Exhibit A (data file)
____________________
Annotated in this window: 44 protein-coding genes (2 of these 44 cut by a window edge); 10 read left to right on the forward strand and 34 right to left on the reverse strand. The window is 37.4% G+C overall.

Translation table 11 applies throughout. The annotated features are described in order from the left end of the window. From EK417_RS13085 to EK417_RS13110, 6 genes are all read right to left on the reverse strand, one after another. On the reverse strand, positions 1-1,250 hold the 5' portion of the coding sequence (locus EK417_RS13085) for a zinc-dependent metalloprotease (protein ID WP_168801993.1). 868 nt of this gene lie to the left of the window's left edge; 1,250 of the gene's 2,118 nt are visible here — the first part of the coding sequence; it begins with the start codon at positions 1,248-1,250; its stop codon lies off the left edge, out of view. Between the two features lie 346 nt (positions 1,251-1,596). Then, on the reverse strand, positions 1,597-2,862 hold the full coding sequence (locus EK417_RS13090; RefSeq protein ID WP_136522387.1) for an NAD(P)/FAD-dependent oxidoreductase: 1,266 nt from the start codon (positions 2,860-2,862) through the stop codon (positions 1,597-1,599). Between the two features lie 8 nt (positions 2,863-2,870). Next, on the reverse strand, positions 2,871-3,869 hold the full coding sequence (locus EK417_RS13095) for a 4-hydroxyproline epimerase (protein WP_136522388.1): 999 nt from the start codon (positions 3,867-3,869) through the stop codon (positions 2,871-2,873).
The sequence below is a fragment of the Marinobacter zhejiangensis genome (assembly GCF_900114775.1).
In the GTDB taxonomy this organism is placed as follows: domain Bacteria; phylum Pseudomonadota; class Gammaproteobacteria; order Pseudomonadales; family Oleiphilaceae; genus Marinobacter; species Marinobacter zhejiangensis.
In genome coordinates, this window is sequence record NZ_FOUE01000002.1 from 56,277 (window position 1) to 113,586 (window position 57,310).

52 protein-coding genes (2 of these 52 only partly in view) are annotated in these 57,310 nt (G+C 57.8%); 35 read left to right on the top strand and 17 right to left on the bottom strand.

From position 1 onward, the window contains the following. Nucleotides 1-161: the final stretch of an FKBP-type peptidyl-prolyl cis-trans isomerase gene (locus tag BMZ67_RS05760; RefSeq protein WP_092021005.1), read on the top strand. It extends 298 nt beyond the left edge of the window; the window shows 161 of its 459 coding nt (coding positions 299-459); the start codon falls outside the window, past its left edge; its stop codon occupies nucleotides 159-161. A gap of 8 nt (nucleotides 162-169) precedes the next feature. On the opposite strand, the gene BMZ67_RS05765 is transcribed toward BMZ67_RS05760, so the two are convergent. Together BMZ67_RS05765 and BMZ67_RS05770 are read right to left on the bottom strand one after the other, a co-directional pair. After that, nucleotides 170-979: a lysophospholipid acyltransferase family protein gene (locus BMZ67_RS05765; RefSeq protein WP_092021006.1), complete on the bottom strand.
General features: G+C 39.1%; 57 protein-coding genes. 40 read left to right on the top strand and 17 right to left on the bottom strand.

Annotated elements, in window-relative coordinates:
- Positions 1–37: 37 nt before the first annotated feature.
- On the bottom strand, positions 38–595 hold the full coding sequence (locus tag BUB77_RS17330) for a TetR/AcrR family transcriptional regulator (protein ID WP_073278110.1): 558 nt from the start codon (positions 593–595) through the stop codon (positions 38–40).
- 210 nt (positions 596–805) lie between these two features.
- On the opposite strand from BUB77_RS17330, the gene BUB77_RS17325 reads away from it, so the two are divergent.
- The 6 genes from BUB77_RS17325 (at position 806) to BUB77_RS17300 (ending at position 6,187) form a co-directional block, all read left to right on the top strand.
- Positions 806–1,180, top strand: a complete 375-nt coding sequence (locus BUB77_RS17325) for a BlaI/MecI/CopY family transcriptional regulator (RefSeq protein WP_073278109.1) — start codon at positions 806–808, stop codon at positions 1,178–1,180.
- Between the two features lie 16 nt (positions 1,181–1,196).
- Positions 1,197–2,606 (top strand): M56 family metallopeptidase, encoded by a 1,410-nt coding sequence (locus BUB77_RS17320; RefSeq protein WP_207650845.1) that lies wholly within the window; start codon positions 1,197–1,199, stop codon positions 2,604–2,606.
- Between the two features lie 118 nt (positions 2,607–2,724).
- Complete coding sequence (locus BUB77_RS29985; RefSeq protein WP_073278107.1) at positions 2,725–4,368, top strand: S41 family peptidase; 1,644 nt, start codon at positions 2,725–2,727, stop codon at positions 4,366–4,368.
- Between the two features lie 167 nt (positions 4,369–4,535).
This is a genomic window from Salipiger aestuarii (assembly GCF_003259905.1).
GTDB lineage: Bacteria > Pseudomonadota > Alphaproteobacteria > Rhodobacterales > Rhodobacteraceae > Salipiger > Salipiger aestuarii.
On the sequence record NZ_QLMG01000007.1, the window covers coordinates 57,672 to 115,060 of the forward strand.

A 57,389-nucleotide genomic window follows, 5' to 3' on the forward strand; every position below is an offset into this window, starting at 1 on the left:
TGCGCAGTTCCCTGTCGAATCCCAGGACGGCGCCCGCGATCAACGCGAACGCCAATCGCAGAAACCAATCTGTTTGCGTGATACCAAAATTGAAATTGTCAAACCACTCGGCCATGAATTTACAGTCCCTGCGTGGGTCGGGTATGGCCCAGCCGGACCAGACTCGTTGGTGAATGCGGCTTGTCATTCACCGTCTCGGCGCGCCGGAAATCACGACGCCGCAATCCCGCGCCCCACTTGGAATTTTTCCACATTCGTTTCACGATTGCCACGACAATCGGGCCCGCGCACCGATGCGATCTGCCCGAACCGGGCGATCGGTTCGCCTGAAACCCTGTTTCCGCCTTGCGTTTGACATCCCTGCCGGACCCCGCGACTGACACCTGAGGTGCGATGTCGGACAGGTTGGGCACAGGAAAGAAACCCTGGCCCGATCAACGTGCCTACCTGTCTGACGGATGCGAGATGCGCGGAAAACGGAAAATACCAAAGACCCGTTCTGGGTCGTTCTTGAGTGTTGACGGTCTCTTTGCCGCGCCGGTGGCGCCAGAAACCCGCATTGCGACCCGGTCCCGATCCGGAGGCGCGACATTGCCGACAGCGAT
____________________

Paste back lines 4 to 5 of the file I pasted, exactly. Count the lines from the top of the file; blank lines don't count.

In the GTDB taxonomy this organism is placed as follows: domain Bacteria; phylum Pseudomonadota; class Gammaproteobacteria; order Pseudomonadales; family Oleiphilaceae; genus Marinobacter; species Marinobacter zhejiangensis.
In genome coordinates, this window is sequence record NZ_FOUE01000002.1 from 56,277 (window position 1) to 113,586 (window position 57,310).